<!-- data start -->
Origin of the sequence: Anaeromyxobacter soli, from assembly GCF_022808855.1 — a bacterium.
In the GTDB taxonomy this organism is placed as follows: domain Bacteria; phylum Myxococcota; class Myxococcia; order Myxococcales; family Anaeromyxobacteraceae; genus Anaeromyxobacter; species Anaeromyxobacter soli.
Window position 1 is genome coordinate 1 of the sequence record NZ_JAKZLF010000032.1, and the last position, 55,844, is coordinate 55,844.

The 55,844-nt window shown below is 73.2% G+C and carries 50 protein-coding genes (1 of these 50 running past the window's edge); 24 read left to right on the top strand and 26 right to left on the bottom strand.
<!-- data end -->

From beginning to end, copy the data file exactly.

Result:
Origin of the sequence: Anaeromyxobacter soli, from assembly GCF_022808855.1 — a bacterium.
In the GTDB taxonomy this organism is placed as follows: domain Bacteria; phylum Myxococcota; class Myxococcia; order Myxococcales; family Anaeromyxobacteraceae; genus Anaeromyxobacter; species Anaeromyxobacter soli.
Window position 1 is genome coordinate 1 of the sequence record NZ_JAKZLF010000032.1, and the last position, 55,844, is coordinate 55,844.

The 55,844-nt window shown below is 73.2% G+C and carries 50 protein-coding genes (1 of these 50 running past the window's edge); 24 read left to right on the top strand and 26 right to left on the bottom strand.